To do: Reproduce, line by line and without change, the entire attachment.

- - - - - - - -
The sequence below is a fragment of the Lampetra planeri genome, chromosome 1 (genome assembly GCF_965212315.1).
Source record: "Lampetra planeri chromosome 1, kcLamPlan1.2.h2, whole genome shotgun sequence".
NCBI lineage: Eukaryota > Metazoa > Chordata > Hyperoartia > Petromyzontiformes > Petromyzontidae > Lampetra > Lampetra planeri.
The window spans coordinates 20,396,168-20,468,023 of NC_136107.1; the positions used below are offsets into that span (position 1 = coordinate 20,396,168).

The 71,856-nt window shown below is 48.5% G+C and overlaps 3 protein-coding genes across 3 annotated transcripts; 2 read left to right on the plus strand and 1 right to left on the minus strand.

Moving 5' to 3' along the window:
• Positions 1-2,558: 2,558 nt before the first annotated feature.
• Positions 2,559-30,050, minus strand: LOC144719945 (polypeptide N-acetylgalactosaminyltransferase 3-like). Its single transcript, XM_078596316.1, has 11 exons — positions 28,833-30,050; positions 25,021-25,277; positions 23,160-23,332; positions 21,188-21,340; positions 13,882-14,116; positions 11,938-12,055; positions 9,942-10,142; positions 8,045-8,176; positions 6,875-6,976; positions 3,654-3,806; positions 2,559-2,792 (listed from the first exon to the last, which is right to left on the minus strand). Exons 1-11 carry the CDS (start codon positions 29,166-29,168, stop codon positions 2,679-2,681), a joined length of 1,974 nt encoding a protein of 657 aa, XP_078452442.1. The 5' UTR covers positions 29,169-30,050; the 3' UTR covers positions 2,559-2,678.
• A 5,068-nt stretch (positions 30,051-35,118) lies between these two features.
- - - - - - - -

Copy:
The sequence below is a fragment of the Lampetra planeri genome, chromosome 1 (genome assembly GCF_965212315.1).
Source record: "Lampetra planeri chromosome 1, kcLamPlan1.2.h2, whole genome shotgun sequence".
NCBI lineage: Eukaryota > Metazoa > Chordata > Hyperoartia > Petromyzontiformes > Petromyzontidae > Lampetra > Lampetra planeri.
The window spans coordinates 20,396,168-20,468,023 of NC_136107.1; the positions used below are offsets into that span (position 1 = coordinate 20,396,168).

The 71,856-nt window shown below is 48.5% G+C and overlaps 3 protein-coding genes across 3 annotated transcripts; 2 read left to right on the plus strand and 1 right to left on the minus strand.

Moving 5' to 3' along the window:
• Positions 1-2,558: 2,558 nt before the first annotated feature.
• Positions 2,559-30,050, minus strand: LOC144719945 (polypeptide N-acetylgalactosaminyltransferase 3-like). Its single transcript, XM_078596316.1, has 11 exons — positions 28,833-30,050; positions 25,021-25,277; positions 23,160-23,332; positions 21,188-21,340; positions 13,882-14,116; positions 11,938-12,055; positions 9,942-10,142; positions 8,045-8,176; positions 6,875-6,976; positions 3,654-3,806; positions 2,559-2,792 (listed from the first exon to the last, which is right to left on the minus strand). Exons 1-11 carry the CDS (start codon positions 29,166-29,168, stop codon positions 2,679-2,681), a joined length of 1,974 nt encoding a protein of 657 aa, XP_078452442.1. The 5' UTR covers positions 29,169-30,050; the 3' UTR covers positions 2,559-2,678.
• A 5,068-nt stretch (positions 30,051-35,118) lies between these two features.